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    \$\begingroup\$ @200_success you now can tear up the entirety of that script on this question, if you so desire. \$\endgroup\$ – Travis Snoozy Apr 19 '14 at 4:34
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Whatever you do, don't append strings like that! If you look at the generated bytecode, you'll see that the compiler does exactly what you told it to do:

$ javap -c Main
Compiled from "Main.java"
public class Main {
  public Main();
    Code:
       0: aload_0       
       1: invokespecial #1                  // Method java/lang/Object."<init>":()V
       4: return        

  public static void main(java.lang.String[]);
    Code:
       0: ldc           #2                  // String 
       2: astore_1      
       3: new           #3                  // class java/lang/StringBuilder
       6: dup           
       7: invokespecial #4                  // Method java/lang/StringBuilder."<init>":()V
      10: aload_1       
      11: invokevirtual #5                  // Method java/lang/StringBuilder.append:(Ljava/lang/String;)Ljava/lang/StringBuilder;
      14: ldc           #6                  // String \b
      16: invokevirtual #5                  // Method java/lang/StringBuilder.append:(Ljava/lang/String;)Ljava/lang/StringBuilder;
      19: invokevirtual #7                  // Method java/lang/StringBuilder.toString:()Ljava/lang/String;
      22: astore_1      
      23: new           #3                  // class java/lang/StringBuilder
      26: dup           
      27: invokespecial #4                  // Method java/lang/StringBuilder."<init>":()V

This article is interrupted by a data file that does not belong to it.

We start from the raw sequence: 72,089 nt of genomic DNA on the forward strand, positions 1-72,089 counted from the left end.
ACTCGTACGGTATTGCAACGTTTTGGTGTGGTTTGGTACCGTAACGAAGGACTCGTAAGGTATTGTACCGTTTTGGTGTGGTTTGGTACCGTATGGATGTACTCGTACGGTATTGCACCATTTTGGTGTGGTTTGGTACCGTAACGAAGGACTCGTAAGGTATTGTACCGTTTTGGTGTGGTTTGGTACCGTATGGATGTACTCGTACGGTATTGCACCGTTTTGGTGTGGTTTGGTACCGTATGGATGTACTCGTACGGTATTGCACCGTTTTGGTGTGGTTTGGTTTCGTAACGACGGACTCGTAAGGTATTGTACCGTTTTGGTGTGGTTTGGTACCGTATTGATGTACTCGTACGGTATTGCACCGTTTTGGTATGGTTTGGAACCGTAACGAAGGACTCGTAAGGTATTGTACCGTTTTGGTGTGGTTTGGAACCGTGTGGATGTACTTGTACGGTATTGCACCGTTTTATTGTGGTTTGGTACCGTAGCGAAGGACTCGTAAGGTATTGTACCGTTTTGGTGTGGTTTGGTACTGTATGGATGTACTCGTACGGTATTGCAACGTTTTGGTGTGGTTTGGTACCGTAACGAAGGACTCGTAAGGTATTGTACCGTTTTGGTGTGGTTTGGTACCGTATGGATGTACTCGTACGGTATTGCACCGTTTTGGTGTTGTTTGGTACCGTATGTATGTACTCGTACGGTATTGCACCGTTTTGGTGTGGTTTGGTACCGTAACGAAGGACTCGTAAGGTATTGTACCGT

30: aload_1       
      31: invokevirtual #5                  // Method java/lang/StringBuilder.append:(Ljava/lang/String;)Ljava/lang/StringBuilder;
      34: ldc           #8                  // String \d{3}
      36: invokevirtual #5                  // Method java/lang/StringBuilder.append:(Ljava/lang/String;)Ljava/lang/StringBuilder;
      39: invokevirtual #7                  // Method java/lang/StringBuilder.toString:()Ljava/lang/String;
      42: astore_1      
      43: new           #3                  // class java/lang/StringBuilder
      46: dup           
      47: invokespecial #4                  // Method java/lang/StringBuilder."<init>":()V
      50: aload_1       
      51: invokevirtual #5                  // Method java/lang/StringBuilder.append:(Ljava/lang/String;)Ljava/lang/StringBuilder;
      54: ldc           #9                  // String [-.]?
      56: invokevirtual #5                  // Method java/lang/StringBuilder.append:(Ljava/lang/String;)Ljava/lang/StringBuilder;
      59: invokevirtual #7                  // Method java/lang/StringBuilder.toString:()Ljava/lang/String;
      62: astore_1      
      63: new           #3                  // class java/lang/StringBuilder
      66: dup           
      67: invokespecial #4                  // Method java/lang/StringBuilder."<init>":()V
      70: aload_1       
      71: invokevirtual #5                  // Method java/lang/StringBuilder.append:(Ljava/lang/String;)Ljava/lang/StringBuilder;
      74: ldc           #8                  // String \d{3}
      76: invokevirtual #5                  // Method java/lang/StringBuilder.append:(Ljava/lang/String;)Ljava/lang/StringBuilder;
      79: invokevirtual #7                  // Method java/lang/StringBuilder.toString:()Ljava/lang/String;
      82: astore_1      
      83: new           #3                  // class java/lang/StringBuilder
      86: dup           
      87: invokespecial #4                  // Method java/lang/StringBuilder."<init>":()V
      90: aload_1       
      91: invokevirtual #5                  // Method java/lang/StringBuilder.append:(Ljava/lang/String;)Ljava/lang/StringBuilder;
      94: ldc           #9                  // String [-.]?
      96: invokevirtual #5                  // Method java/lang/StringBuilder.append:(Ljava/lang/String;)Ljava/lang/StringBuilder;
      99: invokevirtual #7                  // Method java/lang/StringBuilder.toString:()Ljava/lang/String;
     102: astore_1      
     103: new           #3                  // class java/lang/StringBuilder